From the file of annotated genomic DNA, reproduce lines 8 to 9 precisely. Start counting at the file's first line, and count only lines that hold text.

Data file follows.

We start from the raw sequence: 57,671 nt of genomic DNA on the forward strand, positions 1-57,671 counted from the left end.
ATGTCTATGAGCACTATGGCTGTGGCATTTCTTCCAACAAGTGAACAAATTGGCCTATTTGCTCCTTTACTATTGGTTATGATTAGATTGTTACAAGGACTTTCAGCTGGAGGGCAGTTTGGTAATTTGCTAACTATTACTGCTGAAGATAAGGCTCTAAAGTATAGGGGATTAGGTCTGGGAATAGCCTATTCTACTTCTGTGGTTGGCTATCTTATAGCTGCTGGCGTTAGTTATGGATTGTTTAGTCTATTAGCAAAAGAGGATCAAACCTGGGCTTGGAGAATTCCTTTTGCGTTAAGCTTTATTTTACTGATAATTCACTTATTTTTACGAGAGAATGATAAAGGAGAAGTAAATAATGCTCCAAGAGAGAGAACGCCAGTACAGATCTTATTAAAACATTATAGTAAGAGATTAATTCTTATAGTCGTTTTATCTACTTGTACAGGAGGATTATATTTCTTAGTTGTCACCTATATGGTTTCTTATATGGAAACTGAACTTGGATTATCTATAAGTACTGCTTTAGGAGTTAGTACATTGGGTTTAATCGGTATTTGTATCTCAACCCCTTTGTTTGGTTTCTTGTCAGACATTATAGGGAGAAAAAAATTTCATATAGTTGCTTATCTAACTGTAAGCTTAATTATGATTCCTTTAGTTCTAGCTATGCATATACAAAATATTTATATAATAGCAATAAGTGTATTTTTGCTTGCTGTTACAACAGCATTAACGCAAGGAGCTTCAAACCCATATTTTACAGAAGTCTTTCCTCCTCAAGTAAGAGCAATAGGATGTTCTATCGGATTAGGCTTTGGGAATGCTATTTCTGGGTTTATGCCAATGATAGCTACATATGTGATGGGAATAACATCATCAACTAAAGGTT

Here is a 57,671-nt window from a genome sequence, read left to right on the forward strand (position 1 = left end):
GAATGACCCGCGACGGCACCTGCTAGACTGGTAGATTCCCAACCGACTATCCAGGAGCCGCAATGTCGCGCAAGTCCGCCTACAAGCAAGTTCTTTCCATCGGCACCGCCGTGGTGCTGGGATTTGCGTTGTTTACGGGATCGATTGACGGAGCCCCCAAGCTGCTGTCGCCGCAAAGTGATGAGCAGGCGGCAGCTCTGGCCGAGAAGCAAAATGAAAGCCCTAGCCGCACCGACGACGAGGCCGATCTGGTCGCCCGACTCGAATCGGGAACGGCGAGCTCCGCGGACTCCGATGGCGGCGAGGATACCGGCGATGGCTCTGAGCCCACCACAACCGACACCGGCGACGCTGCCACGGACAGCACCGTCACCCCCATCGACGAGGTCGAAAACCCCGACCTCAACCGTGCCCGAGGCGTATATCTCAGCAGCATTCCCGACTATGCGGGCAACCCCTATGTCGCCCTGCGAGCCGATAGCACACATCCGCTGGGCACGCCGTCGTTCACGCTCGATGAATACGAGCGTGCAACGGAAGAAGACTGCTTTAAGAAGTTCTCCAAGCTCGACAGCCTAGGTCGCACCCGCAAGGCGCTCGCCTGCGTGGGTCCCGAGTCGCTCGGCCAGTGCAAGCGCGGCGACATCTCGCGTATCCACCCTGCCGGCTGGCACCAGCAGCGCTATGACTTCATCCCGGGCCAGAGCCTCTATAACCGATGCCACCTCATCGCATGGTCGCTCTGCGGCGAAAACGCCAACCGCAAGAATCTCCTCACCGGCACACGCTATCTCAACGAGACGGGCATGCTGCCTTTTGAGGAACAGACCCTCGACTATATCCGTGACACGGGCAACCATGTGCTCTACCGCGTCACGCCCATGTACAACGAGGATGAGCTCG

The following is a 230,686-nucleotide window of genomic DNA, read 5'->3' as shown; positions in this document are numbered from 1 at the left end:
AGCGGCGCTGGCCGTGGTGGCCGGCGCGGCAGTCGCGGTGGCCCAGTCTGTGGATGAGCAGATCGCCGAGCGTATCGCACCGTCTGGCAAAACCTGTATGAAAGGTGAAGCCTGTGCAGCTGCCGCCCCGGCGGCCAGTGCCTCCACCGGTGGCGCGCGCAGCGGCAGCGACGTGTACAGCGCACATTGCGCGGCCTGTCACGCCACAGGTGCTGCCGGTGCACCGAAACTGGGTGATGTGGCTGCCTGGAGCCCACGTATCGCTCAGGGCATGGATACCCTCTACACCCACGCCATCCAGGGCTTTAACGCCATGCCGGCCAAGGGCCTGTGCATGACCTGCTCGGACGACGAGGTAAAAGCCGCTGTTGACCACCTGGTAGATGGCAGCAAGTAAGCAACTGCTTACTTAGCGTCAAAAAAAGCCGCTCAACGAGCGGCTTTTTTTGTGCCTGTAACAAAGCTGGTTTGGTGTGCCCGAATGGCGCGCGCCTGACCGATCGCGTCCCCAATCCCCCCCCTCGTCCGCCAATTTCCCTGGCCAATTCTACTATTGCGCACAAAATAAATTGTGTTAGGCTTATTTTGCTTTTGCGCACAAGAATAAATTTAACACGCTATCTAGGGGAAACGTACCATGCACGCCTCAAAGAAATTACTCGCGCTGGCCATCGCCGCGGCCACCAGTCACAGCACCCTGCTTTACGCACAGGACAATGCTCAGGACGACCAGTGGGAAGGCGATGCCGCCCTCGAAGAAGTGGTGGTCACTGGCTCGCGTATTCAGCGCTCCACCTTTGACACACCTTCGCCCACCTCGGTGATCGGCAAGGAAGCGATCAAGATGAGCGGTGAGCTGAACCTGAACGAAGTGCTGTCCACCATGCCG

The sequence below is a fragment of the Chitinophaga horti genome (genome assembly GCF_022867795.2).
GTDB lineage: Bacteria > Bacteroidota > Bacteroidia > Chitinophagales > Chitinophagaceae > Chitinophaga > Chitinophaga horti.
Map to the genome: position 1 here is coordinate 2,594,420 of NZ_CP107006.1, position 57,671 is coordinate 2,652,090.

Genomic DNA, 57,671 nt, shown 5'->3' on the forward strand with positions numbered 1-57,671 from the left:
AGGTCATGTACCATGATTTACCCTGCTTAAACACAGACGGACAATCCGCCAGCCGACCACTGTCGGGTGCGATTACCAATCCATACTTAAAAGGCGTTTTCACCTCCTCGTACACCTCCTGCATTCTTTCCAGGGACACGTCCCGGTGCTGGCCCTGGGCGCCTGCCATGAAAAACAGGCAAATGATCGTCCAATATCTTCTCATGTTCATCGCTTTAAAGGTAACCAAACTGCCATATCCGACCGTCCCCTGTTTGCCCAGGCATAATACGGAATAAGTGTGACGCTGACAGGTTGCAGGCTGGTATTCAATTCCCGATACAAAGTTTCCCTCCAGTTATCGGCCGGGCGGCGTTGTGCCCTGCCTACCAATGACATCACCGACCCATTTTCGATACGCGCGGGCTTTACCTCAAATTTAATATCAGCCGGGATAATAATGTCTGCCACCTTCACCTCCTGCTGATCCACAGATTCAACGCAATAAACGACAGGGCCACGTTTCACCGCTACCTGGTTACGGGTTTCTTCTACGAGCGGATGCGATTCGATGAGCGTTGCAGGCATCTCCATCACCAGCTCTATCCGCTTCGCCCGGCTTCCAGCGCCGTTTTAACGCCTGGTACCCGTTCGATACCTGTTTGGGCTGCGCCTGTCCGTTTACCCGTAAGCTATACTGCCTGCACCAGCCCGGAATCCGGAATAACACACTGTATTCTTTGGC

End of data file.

GTDB lineage: Bacteria > Bacteroidota > Bacteroidia > Chitinophagales > Chitinophagaceae > Chitinophaga > Chitinophaga horti.
Map to the genome: position 1 here is coordinate 2,594,420 of NZ_CP107006.1, position 57,671 is coordinate 2,652,090.